I was out enjoying another reading in the park with a bit of lunch when it started coming down in buckets. It was pretty overcast when I went out today and a little chilly. Thankfully because of that I was in my car at the time it started raining.

I’ve noticed a strange thing about rain in Los Angeles. Having lived in Boston and Chicago for a number of years I have a “feeling” for what rain should be like. LA doesn’t seem able to fit into that picture I have. We will go the entire summer with literally no rain. In the winter, when it does rain, I’m always amazed. The local news turns it into this big event. STORM WATCH ’04 plastered all over their broadcasts. I know for a fact that Los Angeles gets FAR less rain then I ever got growing up back east. I’m used to bad weather. In fact the first time my dad ever took me out to teach me how to drive, there was 3 inches of snow on the ground. These are not conditions that Angelinos have to deal with.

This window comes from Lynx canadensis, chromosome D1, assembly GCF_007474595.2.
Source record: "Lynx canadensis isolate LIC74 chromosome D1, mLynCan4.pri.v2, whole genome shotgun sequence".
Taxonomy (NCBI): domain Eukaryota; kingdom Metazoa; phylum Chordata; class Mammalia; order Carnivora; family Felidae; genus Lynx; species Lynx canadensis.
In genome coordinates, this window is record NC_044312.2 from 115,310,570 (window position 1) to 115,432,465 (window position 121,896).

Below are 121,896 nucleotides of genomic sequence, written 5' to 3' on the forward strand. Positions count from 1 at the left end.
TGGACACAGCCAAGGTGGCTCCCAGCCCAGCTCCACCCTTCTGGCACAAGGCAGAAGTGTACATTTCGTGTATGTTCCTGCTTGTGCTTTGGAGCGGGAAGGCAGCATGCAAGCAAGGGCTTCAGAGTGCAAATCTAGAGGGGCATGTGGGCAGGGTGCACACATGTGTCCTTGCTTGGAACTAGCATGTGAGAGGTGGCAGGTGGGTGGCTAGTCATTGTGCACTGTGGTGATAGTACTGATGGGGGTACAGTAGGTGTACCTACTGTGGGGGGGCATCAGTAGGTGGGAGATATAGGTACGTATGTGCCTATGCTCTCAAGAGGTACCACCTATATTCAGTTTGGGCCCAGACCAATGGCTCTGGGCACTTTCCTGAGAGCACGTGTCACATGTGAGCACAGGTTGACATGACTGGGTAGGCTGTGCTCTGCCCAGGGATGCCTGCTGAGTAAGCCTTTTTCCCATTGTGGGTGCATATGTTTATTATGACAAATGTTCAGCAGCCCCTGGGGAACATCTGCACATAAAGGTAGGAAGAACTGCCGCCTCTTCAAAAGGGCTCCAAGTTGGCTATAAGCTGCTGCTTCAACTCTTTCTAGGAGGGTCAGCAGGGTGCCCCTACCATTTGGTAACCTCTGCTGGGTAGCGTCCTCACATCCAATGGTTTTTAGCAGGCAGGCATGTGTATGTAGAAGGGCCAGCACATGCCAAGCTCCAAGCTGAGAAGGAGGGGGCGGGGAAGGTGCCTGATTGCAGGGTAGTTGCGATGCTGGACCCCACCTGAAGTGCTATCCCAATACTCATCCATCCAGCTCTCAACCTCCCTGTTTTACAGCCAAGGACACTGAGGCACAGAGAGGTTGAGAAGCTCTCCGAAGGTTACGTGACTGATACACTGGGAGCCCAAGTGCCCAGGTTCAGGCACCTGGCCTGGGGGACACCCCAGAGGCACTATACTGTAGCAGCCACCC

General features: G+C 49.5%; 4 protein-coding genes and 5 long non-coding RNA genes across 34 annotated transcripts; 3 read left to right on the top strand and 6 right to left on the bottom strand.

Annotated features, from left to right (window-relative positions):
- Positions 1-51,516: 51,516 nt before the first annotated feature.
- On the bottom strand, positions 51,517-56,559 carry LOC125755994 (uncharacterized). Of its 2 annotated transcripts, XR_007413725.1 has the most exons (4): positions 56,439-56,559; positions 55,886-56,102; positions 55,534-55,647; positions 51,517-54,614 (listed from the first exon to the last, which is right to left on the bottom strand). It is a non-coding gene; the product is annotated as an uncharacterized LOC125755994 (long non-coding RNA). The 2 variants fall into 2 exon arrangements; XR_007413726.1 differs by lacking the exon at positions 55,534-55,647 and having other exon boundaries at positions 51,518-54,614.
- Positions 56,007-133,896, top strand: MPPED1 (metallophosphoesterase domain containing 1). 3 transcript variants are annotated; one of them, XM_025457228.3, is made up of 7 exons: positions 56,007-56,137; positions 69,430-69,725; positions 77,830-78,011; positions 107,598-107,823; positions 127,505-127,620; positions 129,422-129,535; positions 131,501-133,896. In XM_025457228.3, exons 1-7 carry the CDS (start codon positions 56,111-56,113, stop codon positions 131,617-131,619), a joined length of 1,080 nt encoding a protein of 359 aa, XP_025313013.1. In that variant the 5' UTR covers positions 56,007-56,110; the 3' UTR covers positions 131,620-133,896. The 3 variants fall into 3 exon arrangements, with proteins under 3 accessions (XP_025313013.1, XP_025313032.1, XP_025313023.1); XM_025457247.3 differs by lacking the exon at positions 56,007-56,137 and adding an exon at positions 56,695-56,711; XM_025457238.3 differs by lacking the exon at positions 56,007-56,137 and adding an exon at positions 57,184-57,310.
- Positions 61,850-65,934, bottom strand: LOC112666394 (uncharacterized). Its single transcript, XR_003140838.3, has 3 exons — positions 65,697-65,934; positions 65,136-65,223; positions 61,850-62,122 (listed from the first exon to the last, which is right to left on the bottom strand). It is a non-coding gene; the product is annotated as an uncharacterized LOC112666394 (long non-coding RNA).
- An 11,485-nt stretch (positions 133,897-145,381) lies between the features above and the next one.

And yet whenever I get caught out on the road driving in my car when it starts to rain here in LA, I always have a feeling like it’s the end of the world. I just had it not an hour ago driving back home from the park. I was going about 15 MPH because I couldn’t see a damn thing. Everyone was. And this is where the really weird thing comes in: I know that if I turn on the news tonight, they’ll say we had 0.10″ of rain. Maybe 0.20″. It’s completely bizarre. Back east, you have a massive downpour like that, and you’ll find out it was 3 or 4 inches. I don’t get it.

Goin’ To Las Vegas With An Aching… In My Heart

Well, I’m already in California.